With Lilly gone, Jays turn to Meche

With Lilly gone, Jays turn attention to Meche

LAKE BUENA VISTA, Fla. -- It wasn't for a lack of effort, but the Blue Jays will not be re-signing Ted Lilly. Before scooting out a side exit at the Dolphin Hotel on Wednesday afternoon, Larry O'Brien, Lilly's agent, said that the Cubs and Yankees were the only teams left in the race.

By the end of the day, Lilly had agreed to a four-year deal worth $40 million with the Cubs, pending a physical. Toronto had tabled an offer in that range, but O'Brien noted that money wasn't the reason the Jays were no longer an option. In fact, it was Lilly who finally decided to narrow his wish list down to Chicago and New York.

"They were absolutely matching [the offers]," said O'Brien, referring to Toronto. "So it wasn't a question of dollars whatsoever. It was really just a change of scenery. Teddy has pitched in Toronto and the thought of pitching back in New York and Chicago was appealing.

"I think it was a matter of Ted doing some soul searching last night," he added. "He's had great times in Toronto, but he just felt at this time in his career a change in scenery would be good."

With Lilly now out of the picture, the Blue Jays will sit back and wait to hear if the four-year deal they offered free-agent starter Gil Meche is enough to convince him to join the Jays. Toronto has met with Meche's representatives throughout the Winter Meetings, and Toronto general manager J.P. Ricciardi said he was simply waiting to hear back from Meche.

"I think we've done everything we can possibly do," said Ricciardi, referring to Toronto's pursuit of Meche. "Really, the ball is in their court at this point. We're waiting to hear from them, but I don't think it's going to be a long wait. I think we'll find something out in the next few days."

Ricciardi had hoped to add both Lilly and Meche to Toronto's rotation, which also includes Roy Halladay, A.J. Burnett and Gustavo Chacin. Adding two starters is no longer a top priority now, though. Ricciardi said that he'd be content with signing the 28-year-old Meche and letting Josh Towers, who went 1-9 with a 9.11 ERA as a member of the rotation last year, move into the fifth spot.

"Our ultimate goal was to have two guys. We tried to get two, and we didn't get one [of those two]," Ricciardi said. "We think Josh Towers can settle into the fifth role. We think last year was a tough year for him, but Chacin is fine.

"If we walk out of here with one, we'll be in the same boat that we were last year," he added. "We'll have three good pitchers in the front, and the last two guys can battle it out for the four and five spots."

The Cubs proved to be a major obstacle in Toronto's quest to retain Lilly. Larry O'Brien's brother, Pete, pitched for the Mariners in 1993, when new Cubs manager Lou Piniella was Seattle's manager. Larry O'Brien said that Pete's praise of Piniella might have influenced Lilly's decision.

"He told Larry what a good guy I am to play for," joked Piniella, who has been pitching Chicago to both Lilly and Meche this week. "Part of my job since I've been here in Orlando is I've been a little bit like a college recruiter calling these guys, but I enjoy that."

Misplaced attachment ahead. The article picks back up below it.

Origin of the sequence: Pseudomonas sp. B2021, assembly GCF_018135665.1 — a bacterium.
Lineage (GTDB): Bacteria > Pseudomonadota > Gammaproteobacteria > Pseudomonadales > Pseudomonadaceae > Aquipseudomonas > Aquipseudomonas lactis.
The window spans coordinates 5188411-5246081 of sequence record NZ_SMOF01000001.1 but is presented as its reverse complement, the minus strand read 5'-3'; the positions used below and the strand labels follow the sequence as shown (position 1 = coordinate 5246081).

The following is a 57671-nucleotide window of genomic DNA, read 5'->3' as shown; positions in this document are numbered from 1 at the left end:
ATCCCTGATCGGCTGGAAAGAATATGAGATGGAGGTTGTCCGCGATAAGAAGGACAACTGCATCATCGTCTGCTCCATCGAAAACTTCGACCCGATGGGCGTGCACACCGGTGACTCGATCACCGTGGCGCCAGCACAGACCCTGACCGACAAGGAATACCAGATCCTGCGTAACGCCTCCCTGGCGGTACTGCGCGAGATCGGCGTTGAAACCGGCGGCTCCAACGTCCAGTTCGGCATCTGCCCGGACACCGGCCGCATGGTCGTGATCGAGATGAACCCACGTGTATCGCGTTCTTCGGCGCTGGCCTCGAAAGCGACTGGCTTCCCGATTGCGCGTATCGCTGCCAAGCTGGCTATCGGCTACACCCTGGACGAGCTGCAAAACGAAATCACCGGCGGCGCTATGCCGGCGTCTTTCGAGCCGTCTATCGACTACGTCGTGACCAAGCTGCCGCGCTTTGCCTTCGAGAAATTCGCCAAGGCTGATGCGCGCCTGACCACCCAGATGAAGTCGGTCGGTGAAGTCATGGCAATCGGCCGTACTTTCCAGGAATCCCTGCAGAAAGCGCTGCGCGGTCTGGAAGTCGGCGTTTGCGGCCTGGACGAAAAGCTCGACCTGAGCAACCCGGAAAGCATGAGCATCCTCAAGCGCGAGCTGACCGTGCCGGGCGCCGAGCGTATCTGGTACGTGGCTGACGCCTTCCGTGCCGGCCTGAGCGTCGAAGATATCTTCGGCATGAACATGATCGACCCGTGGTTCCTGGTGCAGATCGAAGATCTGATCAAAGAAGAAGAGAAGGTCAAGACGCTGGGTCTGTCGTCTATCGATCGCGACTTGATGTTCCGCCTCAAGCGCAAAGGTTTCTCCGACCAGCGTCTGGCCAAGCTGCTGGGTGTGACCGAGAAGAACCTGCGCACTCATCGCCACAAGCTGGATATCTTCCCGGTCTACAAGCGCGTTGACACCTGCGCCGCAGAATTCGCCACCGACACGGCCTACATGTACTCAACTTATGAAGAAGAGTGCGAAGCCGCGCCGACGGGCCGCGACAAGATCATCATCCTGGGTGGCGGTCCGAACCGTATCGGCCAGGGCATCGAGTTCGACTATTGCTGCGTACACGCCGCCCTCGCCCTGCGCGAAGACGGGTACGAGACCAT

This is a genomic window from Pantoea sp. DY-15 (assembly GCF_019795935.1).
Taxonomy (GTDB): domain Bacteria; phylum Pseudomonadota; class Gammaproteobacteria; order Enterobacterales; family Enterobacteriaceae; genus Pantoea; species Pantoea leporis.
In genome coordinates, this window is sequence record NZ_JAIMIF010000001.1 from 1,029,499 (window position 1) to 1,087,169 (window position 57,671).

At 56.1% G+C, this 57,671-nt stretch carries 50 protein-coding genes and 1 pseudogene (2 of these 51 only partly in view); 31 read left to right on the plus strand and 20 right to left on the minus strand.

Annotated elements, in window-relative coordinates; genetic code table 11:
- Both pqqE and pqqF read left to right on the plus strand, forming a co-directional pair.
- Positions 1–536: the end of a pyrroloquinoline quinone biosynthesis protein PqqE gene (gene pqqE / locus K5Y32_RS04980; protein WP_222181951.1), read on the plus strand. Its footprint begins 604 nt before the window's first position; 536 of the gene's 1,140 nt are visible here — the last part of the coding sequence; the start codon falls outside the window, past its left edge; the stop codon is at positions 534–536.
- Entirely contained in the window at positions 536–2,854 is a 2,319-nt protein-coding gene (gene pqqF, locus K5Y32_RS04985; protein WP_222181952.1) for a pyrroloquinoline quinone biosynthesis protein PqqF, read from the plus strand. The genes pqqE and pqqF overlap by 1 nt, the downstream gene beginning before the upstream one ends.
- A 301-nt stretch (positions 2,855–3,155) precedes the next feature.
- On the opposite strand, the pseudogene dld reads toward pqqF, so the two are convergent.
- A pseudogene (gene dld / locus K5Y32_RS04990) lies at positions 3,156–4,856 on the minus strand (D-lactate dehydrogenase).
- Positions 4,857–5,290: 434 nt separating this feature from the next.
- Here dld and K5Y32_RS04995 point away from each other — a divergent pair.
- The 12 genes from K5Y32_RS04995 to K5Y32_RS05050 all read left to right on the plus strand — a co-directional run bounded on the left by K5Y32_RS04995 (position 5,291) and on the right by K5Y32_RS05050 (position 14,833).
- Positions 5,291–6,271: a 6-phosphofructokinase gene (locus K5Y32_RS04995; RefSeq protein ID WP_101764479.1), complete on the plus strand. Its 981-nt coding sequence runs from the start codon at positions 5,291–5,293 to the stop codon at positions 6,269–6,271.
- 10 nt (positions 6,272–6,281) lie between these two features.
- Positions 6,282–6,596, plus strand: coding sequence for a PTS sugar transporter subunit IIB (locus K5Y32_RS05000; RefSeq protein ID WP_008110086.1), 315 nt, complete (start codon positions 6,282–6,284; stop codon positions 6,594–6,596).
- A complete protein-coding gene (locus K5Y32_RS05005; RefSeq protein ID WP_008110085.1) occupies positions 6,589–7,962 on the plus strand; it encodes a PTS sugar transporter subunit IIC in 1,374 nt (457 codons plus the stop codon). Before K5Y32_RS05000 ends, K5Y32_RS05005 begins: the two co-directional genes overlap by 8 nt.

The Cubs will likely continue to be a nuisance for Toronto as Ricciardi aims to reel in Meche, who went 11-8 with a 4.48 ERA last year. Piniella was the right-hander's manager in Seattle in 1999 and 2000, and adding Lilly might not stop Chicago from targeting Meche.

"He's got good stuff -- he really does," Piniella said. "He's good young man. I mean, I really enjoyed the few years that I spent with him in Seattle."

Ricciardi knew "it wasn't going to be a slam dunk" to convince Lilly to re-sign, and Toronto's GM probably would say the same about Meche's chances to sign north of the border, too.

"We'll see. We're in on the Meche thing," Ricciardi said. "We'll see where we go there. If not, I know on April 2 we've got to show up. We'll have someone. Someone will pitch for us."

If Toronto strikes out on both Lilly and Meche, Ricciardi said he doesn't currently have any advanced talks going with any clubs for contingency plans. Free-agent starters Jeff Suppan and Mark Redman have been mentioned as Plan B types, but they weren't the only options. Internally, Ricciardi said Shaun Marcum could compete for a rotation spot.

"I think J.P. was a little bit disappointed [that Lilly turned down Toronto's offers]," O'Brien said. "But he's very resilient. I have a great deal of respect for him, and he'll get somebody and they'll be fine, I'm sure."

Ricciardi indicated that he expected to have some more news in regards to the middle infield in the next few days. Toronto signed shortstop Royce Clayton on Nov. 29 and the club is currently working on re-signing utility infielder John McDonald, who is eligible for arbitration. Ricciardi said the Jays are also interest in infielder Chris Gomez, who played for Toronto in 2004.

Jordan Bastian is a reporter for MLB.com. This story was not subject to the approval of Major League Baseball or its clubs.